Page 1 of 3 1 2 3 LastLast
Results 1 to 10 of 22

Thread: Structural Mathmatics of The I Ching

  1. #1

    Default Structural Mathmatics of The I Ching

    I am not sure if this is an actual term, but I was wonding about the Structural Mathmatics of the I Ching.

    Mainly I am wondering about how the 64 hexagrams cames about.
    Is it because 1 is Heaven and 2 is Earth?
    I feel like I have heard that before.


    Here is what is in my head as far as how 64 hexagrams cames to be (Starting at the bottom and using 6 for the 6 lines of a hexagram).

    32x2 = 64
    16x2 = 32
    8x2 = 16
    4x2 = 8
    2x2 = 4
    1x2 = 2

    So I guess I have 2 more questions, IF this is how I should be looking at how the 64 are formed...

    1. Why 6?
    2. Why multiply by 2?

  2. #2
    Join Date
    May 2006
    Location
    southwest mountains of Colorado
    Posts
    2,081

    Default

    There is half of a structure but no mathematics to the King Wen arrangement.
    There is a set of geometrical properties that is present throughout Yijing, and all of the relevant dimensions of the Yijing have a geometry.
    The study of this is known as Xiangshu Jia, Image and Number School.
    The Primal or Early Heaven arrangement is purely mathematical, and perfectly geometrical, but this did not come about until ten centuries ago..

  3. #3
    Join Date
    Feb 1970
    Location
    Wyse Fork, NC
    Posts
    3,524

    Default

    How it originated and how it may be interpreted are different questions. For origin, I like LiSe's idea about the guibiao:

    http://www.yijing.nl/i_ching/origins...ua/gui-gua.htm
    the origin of the hexagrams?? Playing with an idea

  4. #4
    Join Date
    Dec 2009
    Location
    Chico, California
    Posts
    98

    Default

    Why multiply by 2? This is the easy one; each line has two possibilities (solid or broken), so the number of gua has to be two to the power of the number of lines.

    Why 6? This may ultimately be arbitrary. Richard Rutt (something of a heretic to some) says there is evidence that the hexagrams may have originally been pentagrams. And there are a number of hexagrams in which one of the lines seems to have little to do with the other five. At some point, someone wanted more possibilities, and so added a sixth line, doubling the number of gua from 32 to 64. This could go on forever, but becomes impractical at some point; 64 (2^6) has stood the test of time.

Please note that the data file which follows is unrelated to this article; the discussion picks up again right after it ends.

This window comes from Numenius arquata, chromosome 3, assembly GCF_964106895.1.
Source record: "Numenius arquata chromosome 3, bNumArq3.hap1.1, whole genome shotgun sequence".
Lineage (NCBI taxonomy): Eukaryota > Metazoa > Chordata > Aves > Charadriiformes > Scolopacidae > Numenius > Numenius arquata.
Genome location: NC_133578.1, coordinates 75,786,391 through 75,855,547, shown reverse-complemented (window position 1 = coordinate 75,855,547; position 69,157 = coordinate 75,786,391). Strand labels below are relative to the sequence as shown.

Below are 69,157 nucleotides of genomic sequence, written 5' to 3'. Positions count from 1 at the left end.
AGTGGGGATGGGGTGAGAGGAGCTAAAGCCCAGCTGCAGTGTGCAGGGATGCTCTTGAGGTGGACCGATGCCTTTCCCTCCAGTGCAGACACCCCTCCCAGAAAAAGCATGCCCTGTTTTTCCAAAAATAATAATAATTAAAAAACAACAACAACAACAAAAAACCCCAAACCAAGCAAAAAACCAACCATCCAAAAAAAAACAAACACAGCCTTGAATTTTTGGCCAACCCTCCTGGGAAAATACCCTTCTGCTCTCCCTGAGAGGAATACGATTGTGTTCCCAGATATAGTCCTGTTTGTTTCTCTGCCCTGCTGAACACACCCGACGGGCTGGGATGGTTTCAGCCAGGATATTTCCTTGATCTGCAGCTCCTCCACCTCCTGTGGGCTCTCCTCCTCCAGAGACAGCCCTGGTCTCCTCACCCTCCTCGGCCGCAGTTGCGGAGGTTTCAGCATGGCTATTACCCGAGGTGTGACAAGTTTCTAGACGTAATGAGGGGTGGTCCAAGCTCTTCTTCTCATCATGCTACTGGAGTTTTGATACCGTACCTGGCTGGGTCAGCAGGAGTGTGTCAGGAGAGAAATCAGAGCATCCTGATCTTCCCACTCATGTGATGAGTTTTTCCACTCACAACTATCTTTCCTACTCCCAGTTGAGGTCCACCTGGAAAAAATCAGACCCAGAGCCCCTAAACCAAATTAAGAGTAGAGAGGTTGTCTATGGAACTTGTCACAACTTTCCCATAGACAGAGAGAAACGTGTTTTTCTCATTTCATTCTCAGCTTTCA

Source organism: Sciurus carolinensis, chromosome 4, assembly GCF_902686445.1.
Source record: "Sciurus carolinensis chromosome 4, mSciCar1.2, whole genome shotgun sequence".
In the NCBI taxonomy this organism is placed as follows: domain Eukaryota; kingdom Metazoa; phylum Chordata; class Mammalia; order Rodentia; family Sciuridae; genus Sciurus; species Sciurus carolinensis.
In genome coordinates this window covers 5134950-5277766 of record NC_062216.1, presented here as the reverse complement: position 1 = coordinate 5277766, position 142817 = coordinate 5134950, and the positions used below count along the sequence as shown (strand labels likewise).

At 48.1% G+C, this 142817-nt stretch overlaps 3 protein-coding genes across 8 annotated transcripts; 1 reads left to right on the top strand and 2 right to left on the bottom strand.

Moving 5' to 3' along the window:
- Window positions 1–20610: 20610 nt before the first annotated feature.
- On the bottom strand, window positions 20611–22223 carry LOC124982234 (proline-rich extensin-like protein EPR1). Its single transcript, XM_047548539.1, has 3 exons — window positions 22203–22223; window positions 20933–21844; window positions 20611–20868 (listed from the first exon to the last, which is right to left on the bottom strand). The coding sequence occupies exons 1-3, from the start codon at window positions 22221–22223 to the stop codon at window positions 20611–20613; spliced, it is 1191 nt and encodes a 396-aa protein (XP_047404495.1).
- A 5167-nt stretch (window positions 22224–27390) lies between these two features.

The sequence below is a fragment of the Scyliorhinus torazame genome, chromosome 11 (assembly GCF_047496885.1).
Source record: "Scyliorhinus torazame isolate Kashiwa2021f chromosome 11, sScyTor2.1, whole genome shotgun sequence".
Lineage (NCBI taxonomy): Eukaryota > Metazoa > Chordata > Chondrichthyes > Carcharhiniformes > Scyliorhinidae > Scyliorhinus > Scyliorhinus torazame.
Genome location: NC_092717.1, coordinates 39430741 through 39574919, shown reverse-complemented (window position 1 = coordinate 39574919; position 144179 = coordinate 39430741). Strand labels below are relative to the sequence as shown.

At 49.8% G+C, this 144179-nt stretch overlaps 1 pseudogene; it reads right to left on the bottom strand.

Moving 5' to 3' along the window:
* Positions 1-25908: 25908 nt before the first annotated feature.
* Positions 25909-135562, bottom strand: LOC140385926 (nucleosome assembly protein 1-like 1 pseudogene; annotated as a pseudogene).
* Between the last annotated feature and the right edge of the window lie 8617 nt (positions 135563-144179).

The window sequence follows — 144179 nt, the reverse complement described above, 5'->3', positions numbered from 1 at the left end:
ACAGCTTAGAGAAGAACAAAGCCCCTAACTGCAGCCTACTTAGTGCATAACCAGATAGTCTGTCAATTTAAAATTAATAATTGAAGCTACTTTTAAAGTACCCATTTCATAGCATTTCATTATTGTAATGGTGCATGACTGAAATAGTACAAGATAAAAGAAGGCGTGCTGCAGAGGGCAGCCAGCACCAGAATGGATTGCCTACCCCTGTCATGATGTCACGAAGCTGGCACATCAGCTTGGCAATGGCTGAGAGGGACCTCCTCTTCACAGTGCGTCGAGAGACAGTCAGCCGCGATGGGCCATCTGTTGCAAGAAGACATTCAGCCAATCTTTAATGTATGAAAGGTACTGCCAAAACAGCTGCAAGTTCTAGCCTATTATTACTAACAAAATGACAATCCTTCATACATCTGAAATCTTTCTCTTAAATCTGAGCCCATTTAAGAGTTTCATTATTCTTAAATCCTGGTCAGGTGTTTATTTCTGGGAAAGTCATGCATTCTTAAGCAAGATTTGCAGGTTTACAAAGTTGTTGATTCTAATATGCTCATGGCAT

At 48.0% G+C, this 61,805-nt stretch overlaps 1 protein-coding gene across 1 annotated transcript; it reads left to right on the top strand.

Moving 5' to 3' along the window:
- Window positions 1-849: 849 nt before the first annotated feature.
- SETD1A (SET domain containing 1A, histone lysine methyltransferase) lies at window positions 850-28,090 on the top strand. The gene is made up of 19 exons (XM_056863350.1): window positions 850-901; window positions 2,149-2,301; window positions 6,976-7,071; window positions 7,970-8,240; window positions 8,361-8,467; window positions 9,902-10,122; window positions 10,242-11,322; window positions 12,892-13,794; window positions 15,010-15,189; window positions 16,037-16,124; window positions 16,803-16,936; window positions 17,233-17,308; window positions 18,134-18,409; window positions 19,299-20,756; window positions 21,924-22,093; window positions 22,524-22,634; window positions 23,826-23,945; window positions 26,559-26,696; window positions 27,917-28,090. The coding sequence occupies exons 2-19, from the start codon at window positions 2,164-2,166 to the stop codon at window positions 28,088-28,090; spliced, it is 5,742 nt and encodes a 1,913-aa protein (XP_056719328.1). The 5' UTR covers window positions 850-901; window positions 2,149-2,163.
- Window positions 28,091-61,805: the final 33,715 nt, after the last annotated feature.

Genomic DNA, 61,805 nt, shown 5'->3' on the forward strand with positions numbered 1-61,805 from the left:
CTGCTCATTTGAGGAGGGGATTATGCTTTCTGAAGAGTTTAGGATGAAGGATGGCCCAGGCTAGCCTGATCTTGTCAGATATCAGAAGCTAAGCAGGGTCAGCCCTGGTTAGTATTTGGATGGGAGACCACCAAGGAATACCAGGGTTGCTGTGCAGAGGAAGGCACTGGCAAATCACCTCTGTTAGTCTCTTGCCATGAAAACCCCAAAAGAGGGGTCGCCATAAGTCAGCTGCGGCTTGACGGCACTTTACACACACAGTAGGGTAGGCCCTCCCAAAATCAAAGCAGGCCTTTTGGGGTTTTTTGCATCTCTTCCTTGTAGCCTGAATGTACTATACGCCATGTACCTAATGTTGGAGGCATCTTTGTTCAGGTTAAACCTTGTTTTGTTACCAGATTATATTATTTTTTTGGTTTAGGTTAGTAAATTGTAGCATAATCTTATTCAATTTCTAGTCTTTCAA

The pentagram theory depends on a feature of the line statements of fifteen hexagrams (1, 3, 4, 5, 7, 13, 15, 18, 27, 31, 33, 36, 56, 58, and 59), where a key word or theme occurs in only five of the statements. In Hexagram 36 ‘Crying pheasant’, for instance, the word for ‘crying pheasant’ occurs in only five lines. The sixth line statement seems to be an intrusion and may be a later addition. When the intrusion is removed from each of the fifteen, the resulting pentagram drawings are all different from each other.
    —Richard Rutt, Zhouyi (2007, p.96)
    p.s. The pentagram idea is consistent with the idea that the complete gua are historically primary, and the trigrams are a later addition. I myself don’t pay as much attention to the trigrams as some people do.

    —Russell

  5. The Following User Says Thank You to russell For This Useful Post:

    elias (April 26th, 2011)

  6. #5
    Join Date
    Feb 1970
    Location
    Wyse Fork, NC
    Posts
    3,524

    Default

    Quote Originally Posted by russell View Post
    The pentagram idea is consistent with the idea that the complete gua are historically primary, and the trigrams are a later addition.